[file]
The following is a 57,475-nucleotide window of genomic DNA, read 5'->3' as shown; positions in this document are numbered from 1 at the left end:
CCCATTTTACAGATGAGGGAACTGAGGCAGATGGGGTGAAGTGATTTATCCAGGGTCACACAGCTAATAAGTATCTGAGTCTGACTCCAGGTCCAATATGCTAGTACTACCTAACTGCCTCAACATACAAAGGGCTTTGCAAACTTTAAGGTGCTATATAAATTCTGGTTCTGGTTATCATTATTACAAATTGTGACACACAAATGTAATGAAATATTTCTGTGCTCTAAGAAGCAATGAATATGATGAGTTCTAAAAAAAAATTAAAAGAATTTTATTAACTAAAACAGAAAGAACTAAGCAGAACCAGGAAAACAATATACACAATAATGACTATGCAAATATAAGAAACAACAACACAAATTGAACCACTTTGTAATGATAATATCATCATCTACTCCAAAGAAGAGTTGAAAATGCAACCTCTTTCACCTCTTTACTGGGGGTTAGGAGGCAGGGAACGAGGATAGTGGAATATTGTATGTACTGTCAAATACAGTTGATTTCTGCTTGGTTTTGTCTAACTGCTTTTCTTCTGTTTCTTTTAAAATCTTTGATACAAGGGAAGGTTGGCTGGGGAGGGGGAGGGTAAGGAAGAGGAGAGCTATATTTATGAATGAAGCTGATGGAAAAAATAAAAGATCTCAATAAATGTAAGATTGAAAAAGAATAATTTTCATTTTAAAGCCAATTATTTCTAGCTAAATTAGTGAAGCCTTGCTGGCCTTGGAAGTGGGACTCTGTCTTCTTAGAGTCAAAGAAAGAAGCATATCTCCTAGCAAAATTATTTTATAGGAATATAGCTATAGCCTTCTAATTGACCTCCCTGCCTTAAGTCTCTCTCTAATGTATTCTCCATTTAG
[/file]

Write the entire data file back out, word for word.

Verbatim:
The following is a 57,475-nucleotide window of genomic DNA, read 5'->3' as shown; positions in this document are numbered from 1 at the left end:
CCCATTTTACAGATGAGGGAACTGAGGCAGATGGGGTGAAGTGATTTATCCAGGGTCACACAGCTAATAAGTATCTGAGTCTGACTCCAGGTCCAATATGCTAGTACTACCTAACTGCCTCAACATACAAAGGGCTTTGCAAACTTTAAGGTGCTATATAAATTCTGGTTCTGGTTATCATTATTACAAATTGTGACACACAAATGTAATGAAATATTTCTGTGCTCTAAGAAGCAATGAATATGATGAGTTCTAAAAAAAAATTAAAAGAATTTTATTAACTAAAACAGAAAGAACTAAGCAGAACCAGGAAAACAATATACACAATAATGACTATGCAAATATAAGAAACAACAACACAAATTGAACCACTTTGTAATGATAATATCATCATCTACTCCAAAGAAGAGTTGAAAATGCAACCTCTTTCACCTCTTTACTGGGGGTTAGGAGGCAGGGAACGAGGATAGTGGAATATTGTATGTACTGTCAAATACAGTTGATTTCTGCTTGGTTTTGTCTAACTGCTTTTCTTCTGTTTCTTTTAAAATCTTTGATACAAGGGAAGGTTGGCTGGGGAGGGGGAGGGTAAGGAAGAGGAGAGCTATATTTATGAATGAAGCTGATGGAAAAAATAAAAGATCTCAATAAATGTAAGATTGAAAAAGAATAATTTTCATTTTAAAGCCAATTATTTCTAGCTAAATTAGTGAAGCCTTGCTGGCCTTGGAAGTGGGACTCTGTCTTCTTAGAGTCAAAGAAAGAAGCATATCTCCTAGCAAAATTATTTTATAGGAATATAGCTATAGCCTTCTAATTGACCTCCCTGCCTTAAGTCTCTCTCTAATGTATTCTCCATTTAG